(Adds comment, updates prices)
* Euro ricochets off four-month low vs USD after ECB cuts
* ECB for first time uses negative rates to boost lending
* U.S. payrolls report on Friday not expected to move Fed
* New Zealand dollar gains 1 pct on greenback
By Daniel Bases
NEW YORK, June 5 The euro rebounded from
four-month lows on Thursday, brushing aside the European Central
Bank's decision to cut interest rates and announce an array of
measures to loosen monetary policy in order to halt a
The ECB cut all its main rates to record lows in a drive to
fight off the risk of a Japan-like deflation and bring down the
euro's exchange rate. For the first time, it will charge banks
0.10 percent for parking funds at the central bank overnight.
The euro traded in a tight range heading into the ECB
decision, coming one day before the U.S. payrolls report that is
expected to show slowing employment growth but unlikely to
affect a change in loose U.S. monetary policy.
ECB President Mario Draghi stopped short of large-scale
asset purchases known as quantitative easing, which is meant to
keep interest rates low and spur borrowing. Draghi said more
action would come if necessary.
Inflation expectations were revised lower by the ECB,
however, pulling them farther away from its 2 percent target.
"I think that highlights that inflation is trending
significantly lower and below (market) expectations and so I
think part of the concern is, is the ECB already too late and
will they live up to their words," said Camilla Sutton, currency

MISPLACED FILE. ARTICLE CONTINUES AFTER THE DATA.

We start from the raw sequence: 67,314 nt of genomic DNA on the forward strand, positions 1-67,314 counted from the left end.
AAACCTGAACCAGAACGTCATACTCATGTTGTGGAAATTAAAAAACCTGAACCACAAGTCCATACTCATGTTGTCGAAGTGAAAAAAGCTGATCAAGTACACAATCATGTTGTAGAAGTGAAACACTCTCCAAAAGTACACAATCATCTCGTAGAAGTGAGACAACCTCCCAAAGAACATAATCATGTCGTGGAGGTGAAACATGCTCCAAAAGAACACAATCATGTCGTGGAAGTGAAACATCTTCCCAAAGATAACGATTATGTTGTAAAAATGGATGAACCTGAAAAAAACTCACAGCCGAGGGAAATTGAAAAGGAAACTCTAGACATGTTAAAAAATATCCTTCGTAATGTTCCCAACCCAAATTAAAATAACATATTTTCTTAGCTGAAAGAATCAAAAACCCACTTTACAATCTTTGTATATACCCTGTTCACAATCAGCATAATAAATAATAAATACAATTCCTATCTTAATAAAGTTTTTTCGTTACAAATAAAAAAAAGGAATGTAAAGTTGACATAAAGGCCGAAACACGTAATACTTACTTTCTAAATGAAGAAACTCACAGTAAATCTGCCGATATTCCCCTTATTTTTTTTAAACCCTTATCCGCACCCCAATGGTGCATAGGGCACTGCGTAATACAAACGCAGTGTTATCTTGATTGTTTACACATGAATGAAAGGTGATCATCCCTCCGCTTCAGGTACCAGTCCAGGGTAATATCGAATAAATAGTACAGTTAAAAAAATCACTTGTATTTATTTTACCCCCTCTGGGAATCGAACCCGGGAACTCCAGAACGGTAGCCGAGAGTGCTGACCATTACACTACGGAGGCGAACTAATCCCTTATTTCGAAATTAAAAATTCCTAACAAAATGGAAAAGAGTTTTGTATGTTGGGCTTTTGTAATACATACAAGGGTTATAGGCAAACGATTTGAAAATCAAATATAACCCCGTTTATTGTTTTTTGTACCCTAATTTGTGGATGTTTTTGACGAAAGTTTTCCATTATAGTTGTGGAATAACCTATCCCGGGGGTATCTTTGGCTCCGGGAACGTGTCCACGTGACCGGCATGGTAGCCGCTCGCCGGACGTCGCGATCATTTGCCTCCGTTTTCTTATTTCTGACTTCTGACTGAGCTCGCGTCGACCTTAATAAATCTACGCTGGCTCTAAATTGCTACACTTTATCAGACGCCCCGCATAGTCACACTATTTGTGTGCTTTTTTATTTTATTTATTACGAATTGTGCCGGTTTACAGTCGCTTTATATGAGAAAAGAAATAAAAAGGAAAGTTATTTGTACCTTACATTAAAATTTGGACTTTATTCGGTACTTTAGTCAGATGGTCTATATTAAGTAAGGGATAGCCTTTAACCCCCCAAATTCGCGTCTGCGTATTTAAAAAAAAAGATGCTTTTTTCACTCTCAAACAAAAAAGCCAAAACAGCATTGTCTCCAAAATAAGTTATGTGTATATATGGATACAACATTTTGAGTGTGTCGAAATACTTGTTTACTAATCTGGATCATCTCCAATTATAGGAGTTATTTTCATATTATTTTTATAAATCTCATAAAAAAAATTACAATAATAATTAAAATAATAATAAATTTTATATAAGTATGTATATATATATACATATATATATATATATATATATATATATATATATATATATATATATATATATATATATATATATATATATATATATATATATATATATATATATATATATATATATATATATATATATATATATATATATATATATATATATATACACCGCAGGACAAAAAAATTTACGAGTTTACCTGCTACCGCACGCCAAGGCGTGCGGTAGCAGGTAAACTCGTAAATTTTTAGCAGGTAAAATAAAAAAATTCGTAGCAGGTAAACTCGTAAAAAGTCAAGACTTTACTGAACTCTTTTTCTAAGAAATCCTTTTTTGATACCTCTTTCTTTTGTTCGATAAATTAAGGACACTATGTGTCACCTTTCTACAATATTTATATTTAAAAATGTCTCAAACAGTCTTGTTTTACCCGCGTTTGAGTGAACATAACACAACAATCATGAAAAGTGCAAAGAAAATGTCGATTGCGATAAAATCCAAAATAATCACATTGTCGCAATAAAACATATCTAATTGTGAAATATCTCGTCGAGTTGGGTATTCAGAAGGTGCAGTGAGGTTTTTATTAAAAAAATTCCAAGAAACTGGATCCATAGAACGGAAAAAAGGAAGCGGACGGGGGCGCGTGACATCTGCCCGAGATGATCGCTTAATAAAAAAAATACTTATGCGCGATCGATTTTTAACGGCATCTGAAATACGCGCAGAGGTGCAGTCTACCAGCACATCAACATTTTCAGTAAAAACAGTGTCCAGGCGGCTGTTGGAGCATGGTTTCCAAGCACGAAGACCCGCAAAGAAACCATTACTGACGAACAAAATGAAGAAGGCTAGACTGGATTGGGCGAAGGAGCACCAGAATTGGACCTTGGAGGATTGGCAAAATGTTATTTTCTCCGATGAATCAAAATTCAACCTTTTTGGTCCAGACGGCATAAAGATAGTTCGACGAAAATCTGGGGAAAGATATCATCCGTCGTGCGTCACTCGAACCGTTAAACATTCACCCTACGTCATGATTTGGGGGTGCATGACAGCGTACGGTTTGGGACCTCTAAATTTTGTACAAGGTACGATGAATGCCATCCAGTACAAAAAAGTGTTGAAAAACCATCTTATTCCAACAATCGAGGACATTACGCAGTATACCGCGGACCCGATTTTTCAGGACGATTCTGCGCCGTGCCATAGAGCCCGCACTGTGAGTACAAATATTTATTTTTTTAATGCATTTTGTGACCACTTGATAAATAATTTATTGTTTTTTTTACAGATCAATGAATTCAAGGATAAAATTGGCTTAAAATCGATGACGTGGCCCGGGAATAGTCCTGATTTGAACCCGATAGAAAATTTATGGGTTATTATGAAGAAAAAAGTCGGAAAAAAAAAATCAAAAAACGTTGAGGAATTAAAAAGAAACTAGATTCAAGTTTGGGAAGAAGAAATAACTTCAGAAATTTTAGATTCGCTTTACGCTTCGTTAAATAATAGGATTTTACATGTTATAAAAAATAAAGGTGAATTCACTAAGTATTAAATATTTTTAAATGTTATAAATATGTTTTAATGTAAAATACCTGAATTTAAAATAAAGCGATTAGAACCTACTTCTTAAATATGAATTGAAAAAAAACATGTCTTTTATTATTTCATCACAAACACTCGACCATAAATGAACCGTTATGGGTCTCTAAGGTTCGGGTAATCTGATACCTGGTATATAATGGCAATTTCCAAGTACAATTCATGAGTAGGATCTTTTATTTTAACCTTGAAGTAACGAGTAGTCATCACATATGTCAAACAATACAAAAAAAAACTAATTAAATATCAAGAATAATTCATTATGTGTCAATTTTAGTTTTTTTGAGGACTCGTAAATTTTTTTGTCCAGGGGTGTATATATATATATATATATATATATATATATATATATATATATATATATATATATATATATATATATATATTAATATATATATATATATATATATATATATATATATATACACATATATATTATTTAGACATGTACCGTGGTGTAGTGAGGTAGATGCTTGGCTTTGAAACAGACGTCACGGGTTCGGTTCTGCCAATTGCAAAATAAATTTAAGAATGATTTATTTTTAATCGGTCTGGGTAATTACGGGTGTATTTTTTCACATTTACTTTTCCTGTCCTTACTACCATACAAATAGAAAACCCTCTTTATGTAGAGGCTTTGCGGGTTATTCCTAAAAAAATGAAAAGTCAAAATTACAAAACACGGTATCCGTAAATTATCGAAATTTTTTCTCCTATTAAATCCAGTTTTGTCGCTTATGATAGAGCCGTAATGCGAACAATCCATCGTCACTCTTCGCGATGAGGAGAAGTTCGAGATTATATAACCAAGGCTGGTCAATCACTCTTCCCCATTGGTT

strategist at Scotia Capital in Toronto.
The euro fell sharply after the ECB's announcements, hitting
a fresh four-month low of $1.3504, according to Thomson Reuters
data. However, it slowly ground its way back from those losses
to $1.3658, a gain of 0.44 percent on the day.
Still, the medium-term outlook for the euro is weakness,
says one analyst.
"The contrast between the ECB becoming more accommodative
and the Fed (U.S. Federal Reserve) providing less accommodation
underlies our view of a weaker euro," said Eric Viloria,
currency strategist at Wells Fargo Securities in New York.
Against Japan's currency, the euro recovered ground in
similar fashion, rising 0.09 percent at 139.82 yen.
Specifically, the ECB cut the deposit rate to -0.10 percent,
the main refinancing rate to 0.15 percent, and the marginal
lending rate - or emergency borrowing rate - to 0.40 percent.
After hitting a four-month high of 81.020, the dollar
index gave up its gains to trade down 0.38 percent at 80.359.
The dollar lost 0.39 percent to 102.33 yen, down
slightly from a one-month high of 102.80 yen set on Wednesday.
It is holding at its 100-day moving average of 102.32.
A drop in U.S. Treasury yields undermined the greenback
against so-called commodity currencies and those in emerging
markets. The New Zealand dollar gained over 1
percent against the U.S. dollar.
(Additional reporting by Anirban Nag in London; Editing by Ruth
Pitchford, Nick Zieminski and Tom Brown)